4. A system for extinguishing a fire in a living space, with a liquid, the system comprising:
a nozzle operable to producing a fine-droplet mist spray and a large-droplet soak spray;
sensor means for automatically monitoring conditions inside a living space to detect if a fire is present and, if a fire is present, whether the fire has just started or is established; and
control means connected to the sensor means for,
on nondetection of a fire, blocking liquid flow from the nozzle,
on detection of the start of a fire, operating the nozzle to produce the fine-droplet mist spray, and
on detection of an established fire, operating the nozzle to produce the large-droplet soak spray.
5. The fire-extinguishing system defined in claim 4 wherein the nozzle comprises:
a housing forming a distributing chamber and a turbulence chamber having an outlet,
a closure body in the outlet and normally defining in the outlet an outlet passage from the turbulence chamber;
means including an inlet for feeding the liquid under continuous low pressure to the distributing chamber; and
adjustment means connected to the control means and including a valve body in the housing between the distributing chamber and the turbulence chamber for varying flow of the liquid from the distributing into the turbulence chamber.
6. The fire-extinguishing system defined in claim 5 wherein the closure body is tapered toward the turbulence chamber.
7. The fire-extinguishing system defined in claim 5, further comprising
means for displacing the closure body relative to the housing and thereby varying a flow cross section of the outlet passage.
8. The fire-extinguishing system defined in claim 5 wherein the valve body is a sleeve having upstream and downstream openings respectively opening into the distributing and turbulence chambers, the adjustment means including
means for pivoting the sleeve and thereby covering and uncovering the openings.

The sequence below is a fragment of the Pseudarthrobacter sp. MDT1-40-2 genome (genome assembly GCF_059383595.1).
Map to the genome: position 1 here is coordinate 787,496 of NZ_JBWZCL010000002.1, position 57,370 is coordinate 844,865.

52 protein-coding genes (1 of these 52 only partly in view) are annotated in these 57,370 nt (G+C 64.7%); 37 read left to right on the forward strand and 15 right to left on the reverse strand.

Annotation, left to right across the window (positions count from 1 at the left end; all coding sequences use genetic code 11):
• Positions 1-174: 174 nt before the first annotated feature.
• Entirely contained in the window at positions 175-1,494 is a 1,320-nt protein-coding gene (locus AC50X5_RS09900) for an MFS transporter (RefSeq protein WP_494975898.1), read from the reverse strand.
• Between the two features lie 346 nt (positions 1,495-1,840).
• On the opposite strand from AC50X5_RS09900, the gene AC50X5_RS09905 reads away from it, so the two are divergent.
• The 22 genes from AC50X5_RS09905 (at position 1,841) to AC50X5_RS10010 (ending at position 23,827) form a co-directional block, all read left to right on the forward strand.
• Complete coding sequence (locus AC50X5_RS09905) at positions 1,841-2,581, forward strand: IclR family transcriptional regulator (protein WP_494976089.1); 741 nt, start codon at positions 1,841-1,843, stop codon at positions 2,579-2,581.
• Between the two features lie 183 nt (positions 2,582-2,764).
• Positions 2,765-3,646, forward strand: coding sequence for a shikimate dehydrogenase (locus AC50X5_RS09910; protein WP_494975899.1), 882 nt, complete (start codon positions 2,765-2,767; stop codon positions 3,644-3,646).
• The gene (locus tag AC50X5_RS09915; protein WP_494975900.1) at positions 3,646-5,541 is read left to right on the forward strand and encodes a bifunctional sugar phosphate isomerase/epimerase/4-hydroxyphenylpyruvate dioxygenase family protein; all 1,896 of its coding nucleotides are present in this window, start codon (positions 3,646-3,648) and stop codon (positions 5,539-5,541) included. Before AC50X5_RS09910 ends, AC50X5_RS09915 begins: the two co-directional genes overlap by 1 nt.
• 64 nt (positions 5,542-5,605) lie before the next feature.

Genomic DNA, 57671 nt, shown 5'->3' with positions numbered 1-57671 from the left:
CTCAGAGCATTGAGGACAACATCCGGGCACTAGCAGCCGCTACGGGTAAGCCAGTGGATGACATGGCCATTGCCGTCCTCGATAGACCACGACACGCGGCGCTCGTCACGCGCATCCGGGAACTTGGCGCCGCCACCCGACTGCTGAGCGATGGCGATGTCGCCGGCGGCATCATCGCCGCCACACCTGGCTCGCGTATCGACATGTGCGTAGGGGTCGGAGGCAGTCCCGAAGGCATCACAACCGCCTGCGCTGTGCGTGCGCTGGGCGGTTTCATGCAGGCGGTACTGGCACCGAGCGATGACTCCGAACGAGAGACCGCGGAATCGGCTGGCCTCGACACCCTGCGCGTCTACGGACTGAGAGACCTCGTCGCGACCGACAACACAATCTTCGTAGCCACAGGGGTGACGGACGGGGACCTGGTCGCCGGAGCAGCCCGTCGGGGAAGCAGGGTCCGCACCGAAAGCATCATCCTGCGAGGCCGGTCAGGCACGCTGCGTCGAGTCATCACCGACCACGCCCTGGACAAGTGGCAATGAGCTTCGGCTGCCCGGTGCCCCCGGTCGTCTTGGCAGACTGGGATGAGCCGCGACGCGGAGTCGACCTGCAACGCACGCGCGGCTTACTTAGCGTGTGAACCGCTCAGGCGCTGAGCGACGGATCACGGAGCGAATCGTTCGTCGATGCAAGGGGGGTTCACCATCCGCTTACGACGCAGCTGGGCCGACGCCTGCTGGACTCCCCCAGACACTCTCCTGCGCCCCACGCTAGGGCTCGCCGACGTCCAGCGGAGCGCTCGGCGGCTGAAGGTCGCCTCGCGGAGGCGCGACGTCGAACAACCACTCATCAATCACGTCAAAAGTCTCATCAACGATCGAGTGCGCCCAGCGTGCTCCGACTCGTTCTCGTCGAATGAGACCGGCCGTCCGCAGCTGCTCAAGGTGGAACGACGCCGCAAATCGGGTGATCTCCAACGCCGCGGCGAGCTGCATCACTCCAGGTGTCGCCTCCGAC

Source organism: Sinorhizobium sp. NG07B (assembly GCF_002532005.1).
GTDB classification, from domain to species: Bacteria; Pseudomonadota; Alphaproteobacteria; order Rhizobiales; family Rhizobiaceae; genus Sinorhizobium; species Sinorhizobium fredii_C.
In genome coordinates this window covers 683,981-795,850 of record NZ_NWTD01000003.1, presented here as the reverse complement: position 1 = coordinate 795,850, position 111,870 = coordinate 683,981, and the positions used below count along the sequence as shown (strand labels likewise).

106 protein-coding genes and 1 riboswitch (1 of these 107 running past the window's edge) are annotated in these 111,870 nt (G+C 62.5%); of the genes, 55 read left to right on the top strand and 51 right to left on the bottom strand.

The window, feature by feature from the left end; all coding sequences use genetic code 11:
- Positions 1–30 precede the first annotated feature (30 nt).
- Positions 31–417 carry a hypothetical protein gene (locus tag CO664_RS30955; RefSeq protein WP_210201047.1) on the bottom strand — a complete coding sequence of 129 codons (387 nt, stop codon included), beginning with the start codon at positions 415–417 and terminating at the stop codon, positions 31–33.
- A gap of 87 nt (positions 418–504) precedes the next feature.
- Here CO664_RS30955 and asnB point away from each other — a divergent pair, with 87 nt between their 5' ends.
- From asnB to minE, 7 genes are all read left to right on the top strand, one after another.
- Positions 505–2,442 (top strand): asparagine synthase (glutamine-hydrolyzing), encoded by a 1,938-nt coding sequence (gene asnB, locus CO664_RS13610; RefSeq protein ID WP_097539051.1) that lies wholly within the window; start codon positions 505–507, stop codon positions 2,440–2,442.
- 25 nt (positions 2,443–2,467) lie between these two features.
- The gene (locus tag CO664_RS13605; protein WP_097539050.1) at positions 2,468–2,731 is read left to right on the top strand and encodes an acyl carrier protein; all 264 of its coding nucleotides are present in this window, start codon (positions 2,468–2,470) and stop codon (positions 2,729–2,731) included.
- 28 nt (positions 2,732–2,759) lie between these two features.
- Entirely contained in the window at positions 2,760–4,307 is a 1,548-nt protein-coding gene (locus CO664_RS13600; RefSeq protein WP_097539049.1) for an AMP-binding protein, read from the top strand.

9. The fire-extinguishing system defined in claim 8 wherein the housing is formed by
an outlet plate centrally formed with the outlet;
a turbulence-chamber ring forming the turbulence chamber and sitting on the outlet plate;
a spacer plate sitting on the turbulence-chamber ring;
a distributing-chamber ring sitting on the spacer plate and forming the distributing chamber;
an inlet top plate sitting the distributing-chamber ring and carrying the inlet; and
bolts connecting the plates and rings together.
10. The fire-extinguishing system defined in claim 9 wherein the sleeve has an end at the turbulence chamber provided adjacent the downstream opening with an angled flow deflector.
11. The fire-extinguishing system defined in claim 9 wherein the rings and spacer plate are formed with a bore rotatably receiving the sleeve.
12. The fire-extinguishing system defined in claim 11 wherein the sleeve has an end pin projecting from the housing and connected to the control means.
13. The fire-extinguishing system defined in claim 12, further comprising a seal between the end pin and the housing.
14. The fire-extinguishing system defined in claim 12 wherein the end pin is of smaller diameter than the sleeve.
15. The fire-extinguishing system defined in claim 5 wherein the closure body and outlet form a funnel-shaped opening.
16. The fire-extinguishing system defined in claim 15 wherein the outlet is formed with an outlet flare and separation edge.
17. The fire-extinguishing system defined in claim 16 wherein the flare is frustoconical.